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We were staggered to hear that ours was helping people with their math. We were also staggered to learn that when he is peacewalking, he is considered brilliant at math because he can manage the logistics and read a map. Every day, peacewalking deals with problems like A begins at this and such a speed from spot B while C begins an hour later at D so where and when do they meet. We're hoping that extends to the terrestial navigation he is taking this year, and to the celestial navigation he has to take next year. I considered switching to Dolciani with the youngest and he wouldn't let me. Sounds like we have the same child GRIN.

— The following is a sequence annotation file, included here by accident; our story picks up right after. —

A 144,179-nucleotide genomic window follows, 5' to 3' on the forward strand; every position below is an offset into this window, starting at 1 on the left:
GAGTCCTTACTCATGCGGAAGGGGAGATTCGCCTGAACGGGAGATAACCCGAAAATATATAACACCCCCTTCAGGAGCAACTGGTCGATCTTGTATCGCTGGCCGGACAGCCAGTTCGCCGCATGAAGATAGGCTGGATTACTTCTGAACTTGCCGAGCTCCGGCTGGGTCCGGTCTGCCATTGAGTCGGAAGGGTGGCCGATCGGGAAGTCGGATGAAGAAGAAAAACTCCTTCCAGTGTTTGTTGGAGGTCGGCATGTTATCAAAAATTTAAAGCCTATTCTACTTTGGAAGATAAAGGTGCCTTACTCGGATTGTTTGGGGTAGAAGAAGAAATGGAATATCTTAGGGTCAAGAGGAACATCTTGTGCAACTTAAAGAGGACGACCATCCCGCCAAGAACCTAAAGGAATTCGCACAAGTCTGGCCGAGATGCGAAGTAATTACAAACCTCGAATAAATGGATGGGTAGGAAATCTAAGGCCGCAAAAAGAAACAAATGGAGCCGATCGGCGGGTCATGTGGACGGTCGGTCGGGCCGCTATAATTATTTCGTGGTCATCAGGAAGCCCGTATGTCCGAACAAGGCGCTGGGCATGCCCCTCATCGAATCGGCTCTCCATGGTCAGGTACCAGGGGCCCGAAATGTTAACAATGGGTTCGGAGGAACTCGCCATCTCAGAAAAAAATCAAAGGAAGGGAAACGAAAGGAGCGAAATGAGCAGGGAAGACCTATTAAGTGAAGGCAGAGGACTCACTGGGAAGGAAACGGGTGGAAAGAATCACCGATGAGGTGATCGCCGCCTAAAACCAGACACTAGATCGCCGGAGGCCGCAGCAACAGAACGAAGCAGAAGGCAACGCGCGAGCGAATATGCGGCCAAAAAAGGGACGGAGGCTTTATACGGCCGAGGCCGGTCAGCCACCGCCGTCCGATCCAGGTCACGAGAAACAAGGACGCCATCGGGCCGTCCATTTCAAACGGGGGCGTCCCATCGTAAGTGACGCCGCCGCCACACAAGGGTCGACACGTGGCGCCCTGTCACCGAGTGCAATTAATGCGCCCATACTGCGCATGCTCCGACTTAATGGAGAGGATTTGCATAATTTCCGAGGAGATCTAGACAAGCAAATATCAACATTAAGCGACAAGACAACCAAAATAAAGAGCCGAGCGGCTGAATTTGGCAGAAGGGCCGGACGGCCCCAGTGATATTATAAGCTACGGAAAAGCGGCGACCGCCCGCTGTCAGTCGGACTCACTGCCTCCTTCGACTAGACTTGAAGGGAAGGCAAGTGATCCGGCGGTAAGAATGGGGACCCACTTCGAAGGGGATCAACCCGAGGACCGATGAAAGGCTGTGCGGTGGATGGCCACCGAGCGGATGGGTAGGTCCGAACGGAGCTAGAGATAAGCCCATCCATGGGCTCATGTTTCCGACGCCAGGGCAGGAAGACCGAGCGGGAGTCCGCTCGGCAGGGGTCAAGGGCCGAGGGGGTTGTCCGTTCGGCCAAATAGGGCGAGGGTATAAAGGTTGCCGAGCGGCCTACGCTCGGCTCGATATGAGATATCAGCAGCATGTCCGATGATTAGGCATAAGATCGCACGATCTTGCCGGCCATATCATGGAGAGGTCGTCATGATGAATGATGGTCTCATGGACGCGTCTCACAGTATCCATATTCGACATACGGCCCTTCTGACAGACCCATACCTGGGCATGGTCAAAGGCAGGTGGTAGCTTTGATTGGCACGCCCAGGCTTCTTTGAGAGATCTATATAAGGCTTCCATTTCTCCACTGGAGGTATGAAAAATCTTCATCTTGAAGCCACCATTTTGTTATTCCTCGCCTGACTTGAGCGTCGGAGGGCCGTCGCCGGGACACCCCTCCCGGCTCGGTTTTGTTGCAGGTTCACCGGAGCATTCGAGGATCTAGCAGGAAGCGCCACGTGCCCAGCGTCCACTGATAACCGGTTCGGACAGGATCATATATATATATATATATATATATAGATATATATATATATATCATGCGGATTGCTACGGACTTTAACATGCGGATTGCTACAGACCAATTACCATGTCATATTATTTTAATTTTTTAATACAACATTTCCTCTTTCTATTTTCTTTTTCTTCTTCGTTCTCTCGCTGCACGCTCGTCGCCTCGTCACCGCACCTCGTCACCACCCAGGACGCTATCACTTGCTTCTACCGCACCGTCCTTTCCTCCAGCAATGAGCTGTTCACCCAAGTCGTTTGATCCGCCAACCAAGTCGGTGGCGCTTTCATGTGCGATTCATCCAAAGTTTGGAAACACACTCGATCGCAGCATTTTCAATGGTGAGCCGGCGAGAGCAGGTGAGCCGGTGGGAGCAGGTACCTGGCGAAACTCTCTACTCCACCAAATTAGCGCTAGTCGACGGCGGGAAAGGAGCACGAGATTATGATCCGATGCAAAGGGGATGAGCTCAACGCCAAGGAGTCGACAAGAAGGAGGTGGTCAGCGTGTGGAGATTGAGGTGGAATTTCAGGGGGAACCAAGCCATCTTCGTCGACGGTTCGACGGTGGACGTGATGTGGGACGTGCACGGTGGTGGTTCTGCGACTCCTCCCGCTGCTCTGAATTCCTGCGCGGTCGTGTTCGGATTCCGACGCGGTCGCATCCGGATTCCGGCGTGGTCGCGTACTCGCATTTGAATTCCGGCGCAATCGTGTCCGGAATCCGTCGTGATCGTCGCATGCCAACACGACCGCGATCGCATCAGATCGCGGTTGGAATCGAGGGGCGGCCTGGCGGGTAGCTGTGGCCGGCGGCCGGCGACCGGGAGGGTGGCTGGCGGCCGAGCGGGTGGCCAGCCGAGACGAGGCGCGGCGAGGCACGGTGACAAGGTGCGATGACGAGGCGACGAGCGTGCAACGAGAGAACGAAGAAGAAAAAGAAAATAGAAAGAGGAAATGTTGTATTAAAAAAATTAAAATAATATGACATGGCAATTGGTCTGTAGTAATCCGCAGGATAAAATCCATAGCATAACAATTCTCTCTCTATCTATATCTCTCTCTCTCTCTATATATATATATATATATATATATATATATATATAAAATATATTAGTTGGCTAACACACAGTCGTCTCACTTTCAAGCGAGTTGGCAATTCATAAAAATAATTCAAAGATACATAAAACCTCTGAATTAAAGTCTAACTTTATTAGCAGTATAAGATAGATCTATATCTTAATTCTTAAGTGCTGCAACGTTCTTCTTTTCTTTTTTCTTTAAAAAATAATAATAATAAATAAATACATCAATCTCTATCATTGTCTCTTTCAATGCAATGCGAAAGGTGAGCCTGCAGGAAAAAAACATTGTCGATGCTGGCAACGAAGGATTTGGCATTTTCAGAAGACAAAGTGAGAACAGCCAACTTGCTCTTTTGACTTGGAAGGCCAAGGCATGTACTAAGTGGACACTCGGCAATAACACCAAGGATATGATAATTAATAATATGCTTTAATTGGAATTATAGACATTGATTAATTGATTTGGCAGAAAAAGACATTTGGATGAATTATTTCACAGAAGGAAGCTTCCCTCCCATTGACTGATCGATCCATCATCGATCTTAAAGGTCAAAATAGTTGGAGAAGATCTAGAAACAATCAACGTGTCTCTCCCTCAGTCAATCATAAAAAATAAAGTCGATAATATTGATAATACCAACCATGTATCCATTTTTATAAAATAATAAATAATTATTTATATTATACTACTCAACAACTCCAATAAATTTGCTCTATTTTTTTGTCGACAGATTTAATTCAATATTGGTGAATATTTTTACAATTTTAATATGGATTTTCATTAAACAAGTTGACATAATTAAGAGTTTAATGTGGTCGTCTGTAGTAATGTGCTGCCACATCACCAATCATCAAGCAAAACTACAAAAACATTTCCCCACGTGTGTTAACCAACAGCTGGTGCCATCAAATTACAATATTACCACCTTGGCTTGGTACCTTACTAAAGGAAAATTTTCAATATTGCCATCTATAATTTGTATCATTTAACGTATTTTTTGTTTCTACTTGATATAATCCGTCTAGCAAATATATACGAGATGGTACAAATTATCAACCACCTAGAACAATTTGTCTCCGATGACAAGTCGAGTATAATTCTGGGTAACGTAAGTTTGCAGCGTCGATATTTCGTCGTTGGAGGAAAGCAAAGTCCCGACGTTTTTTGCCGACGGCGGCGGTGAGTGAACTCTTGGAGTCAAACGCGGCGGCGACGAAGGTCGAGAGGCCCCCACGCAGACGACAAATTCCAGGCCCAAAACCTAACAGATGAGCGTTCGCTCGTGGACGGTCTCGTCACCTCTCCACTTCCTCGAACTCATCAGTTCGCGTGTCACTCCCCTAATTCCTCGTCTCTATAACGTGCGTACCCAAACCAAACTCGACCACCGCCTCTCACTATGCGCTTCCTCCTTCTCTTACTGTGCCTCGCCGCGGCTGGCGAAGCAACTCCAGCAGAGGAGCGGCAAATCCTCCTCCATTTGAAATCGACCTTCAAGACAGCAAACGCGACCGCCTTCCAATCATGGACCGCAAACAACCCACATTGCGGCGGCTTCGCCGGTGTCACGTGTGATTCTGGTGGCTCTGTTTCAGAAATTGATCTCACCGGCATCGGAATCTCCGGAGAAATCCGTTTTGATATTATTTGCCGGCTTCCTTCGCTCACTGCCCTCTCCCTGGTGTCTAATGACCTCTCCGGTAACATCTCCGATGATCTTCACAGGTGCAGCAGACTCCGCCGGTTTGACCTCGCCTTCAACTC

-Nan

almost isn't if funny

 

and what is the NAM books

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Nan - Thanks for posting about this. It has given me a bit more confidence in my choice to move my son to NEM. My daughter started in NEM at the end of last year after completing levels 5 and 6 of the primary series. My son, having never been exposed to any of the Singapore maths, used a more standard text for Algebra 1. I decided this year to switch him over the NEM this late in the game rather than to stick with the more standard Alg1/Geo/Alg2/Pre-calc track. So far, it's going pretty well. Starting in the middle of NEM 2, we're skimming over the stuff he already knows from Algebra 1 and spending more time on things he doesn't such as the geometry, trig and statistics. I do hope it's the right decision for him. I felt with the more standard program, he we missing too much of the big picture and that he was not getting enough experience in applications/problem solving.